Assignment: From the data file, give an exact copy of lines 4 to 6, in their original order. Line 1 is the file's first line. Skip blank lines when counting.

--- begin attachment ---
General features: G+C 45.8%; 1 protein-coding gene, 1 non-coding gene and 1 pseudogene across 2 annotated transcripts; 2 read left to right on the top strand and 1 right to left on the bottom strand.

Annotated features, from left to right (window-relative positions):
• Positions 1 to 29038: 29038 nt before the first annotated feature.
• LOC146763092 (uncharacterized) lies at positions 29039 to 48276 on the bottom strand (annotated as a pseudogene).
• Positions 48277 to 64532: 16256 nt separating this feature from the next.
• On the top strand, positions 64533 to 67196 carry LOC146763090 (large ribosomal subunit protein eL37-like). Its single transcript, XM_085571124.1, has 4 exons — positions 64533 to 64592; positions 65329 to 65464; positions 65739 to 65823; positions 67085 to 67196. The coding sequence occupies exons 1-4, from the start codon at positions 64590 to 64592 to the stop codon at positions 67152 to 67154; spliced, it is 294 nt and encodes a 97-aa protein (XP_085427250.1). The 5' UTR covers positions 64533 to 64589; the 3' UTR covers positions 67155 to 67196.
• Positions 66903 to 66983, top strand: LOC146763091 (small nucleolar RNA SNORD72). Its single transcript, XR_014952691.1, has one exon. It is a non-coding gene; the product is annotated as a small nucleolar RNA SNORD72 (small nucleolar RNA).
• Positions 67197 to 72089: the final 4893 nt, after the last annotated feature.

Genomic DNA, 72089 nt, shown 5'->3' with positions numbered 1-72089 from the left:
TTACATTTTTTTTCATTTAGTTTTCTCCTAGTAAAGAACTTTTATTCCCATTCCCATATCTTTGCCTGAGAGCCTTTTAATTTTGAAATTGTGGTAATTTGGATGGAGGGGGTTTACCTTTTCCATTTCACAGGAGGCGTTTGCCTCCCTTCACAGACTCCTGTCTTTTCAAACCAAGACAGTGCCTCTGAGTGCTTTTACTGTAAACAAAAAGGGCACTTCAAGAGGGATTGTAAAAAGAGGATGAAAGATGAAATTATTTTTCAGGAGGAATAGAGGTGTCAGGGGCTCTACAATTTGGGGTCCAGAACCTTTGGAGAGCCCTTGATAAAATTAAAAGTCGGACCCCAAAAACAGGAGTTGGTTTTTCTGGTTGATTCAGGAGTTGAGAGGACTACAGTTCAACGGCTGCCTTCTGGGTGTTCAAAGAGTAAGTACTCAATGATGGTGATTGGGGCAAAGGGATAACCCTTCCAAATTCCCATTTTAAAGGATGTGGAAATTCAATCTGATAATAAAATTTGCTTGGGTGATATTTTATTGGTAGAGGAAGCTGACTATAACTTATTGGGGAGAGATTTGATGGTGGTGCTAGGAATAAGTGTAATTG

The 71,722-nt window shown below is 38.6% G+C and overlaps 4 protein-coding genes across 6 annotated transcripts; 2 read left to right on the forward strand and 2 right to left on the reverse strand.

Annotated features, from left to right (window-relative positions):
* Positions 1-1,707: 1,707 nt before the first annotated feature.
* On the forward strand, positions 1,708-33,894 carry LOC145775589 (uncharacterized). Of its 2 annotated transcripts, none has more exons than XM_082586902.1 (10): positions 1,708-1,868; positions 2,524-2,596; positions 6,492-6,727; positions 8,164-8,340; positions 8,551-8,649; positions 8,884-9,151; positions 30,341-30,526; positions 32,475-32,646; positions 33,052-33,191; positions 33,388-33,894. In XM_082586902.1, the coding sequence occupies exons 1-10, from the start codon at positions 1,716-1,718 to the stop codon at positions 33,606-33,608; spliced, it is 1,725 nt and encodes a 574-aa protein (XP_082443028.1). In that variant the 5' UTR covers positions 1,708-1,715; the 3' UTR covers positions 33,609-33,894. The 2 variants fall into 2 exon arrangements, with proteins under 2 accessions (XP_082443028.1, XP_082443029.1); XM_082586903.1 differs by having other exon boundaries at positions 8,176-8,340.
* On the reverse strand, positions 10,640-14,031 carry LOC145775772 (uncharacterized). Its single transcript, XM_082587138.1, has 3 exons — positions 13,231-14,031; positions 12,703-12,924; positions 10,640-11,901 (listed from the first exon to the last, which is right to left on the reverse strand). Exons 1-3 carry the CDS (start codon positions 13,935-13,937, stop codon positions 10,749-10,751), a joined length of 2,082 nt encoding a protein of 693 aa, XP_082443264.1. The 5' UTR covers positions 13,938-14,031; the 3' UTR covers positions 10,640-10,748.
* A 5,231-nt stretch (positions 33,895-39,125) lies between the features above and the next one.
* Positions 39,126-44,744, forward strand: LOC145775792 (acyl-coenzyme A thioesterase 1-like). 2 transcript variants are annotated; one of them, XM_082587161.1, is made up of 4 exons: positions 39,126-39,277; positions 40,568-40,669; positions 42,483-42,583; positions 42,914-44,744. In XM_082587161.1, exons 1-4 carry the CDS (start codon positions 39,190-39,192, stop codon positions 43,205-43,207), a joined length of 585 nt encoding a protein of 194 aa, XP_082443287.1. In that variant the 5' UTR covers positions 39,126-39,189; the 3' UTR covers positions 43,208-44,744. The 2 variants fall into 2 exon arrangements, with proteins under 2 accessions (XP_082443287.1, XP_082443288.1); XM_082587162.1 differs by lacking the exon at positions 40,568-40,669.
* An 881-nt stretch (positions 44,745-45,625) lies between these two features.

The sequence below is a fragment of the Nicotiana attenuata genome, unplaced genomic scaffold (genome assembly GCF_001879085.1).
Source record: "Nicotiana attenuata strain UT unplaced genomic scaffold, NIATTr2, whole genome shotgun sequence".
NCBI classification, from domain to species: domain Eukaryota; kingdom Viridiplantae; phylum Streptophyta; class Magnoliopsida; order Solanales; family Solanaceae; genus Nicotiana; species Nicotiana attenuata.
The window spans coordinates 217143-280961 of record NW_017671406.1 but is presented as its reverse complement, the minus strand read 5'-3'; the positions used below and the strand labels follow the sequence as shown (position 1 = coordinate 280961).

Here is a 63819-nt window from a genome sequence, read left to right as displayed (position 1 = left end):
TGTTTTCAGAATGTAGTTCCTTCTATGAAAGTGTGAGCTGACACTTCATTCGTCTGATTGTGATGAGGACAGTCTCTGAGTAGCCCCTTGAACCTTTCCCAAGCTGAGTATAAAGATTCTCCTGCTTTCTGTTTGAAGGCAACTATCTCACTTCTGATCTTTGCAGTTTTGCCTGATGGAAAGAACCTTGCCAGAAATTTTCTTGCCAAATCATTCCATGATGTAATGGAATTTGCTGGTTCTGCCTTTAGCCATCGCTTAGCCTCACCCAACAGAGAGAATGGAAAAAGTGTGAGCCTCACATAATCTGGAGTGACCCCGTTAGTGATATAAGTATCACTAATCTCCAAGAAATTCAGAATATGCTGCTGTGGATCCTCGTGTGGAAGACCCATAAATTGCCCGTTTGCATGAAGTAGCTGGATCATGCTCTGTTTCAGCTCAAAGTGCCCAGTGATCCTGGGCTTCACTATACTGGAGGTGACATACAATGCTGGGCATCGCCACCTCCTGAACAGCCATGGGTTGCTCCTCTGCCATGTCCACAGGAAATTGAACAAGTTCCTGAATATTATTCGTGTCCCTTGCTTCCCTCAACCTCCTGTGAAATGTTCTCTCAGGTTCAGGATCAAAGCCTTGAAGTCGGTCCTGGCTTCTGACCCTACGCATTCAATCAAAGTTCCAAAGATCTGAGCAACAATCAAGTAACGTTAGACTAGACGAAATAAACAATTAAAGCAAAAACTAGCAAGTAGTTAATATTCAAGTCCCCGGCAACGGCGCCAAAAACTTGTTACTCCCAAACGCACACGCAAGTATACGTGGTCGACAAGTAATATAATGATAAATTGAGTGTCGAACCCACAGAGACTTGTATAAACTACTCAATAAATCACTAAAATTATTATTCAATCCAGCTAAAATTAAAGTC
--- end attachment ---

• LOC146763092 (uncharacterized) lies at positions 29039 to 48276 on the bottom strand (annotated as a pseudogene).
• Positions 48277 to 64532: 16256 nt separating this feature from the next.
• On the top strand, positions 64533 to 67196 carry LOC146763090 (large ribosomal subunit protein eL37-like). Its single transcript, XM_085571124.1, has 4 exons — positions 64533 to 64592; positions 65329 to 65464; positions 65739 to 65823; positions 67085 to 67196. The coding sequence occupies exons 1-4, from the start codon at positions 64590 to 64592 to the stop codon at positions 67152 to 67154; spliced, it is 294 nt and encodes a 97-aa protein (XP_085427250.1). The 5' UTR covers positions 64533 to 64589; the 3' UTR covers positions 67155 to 67196.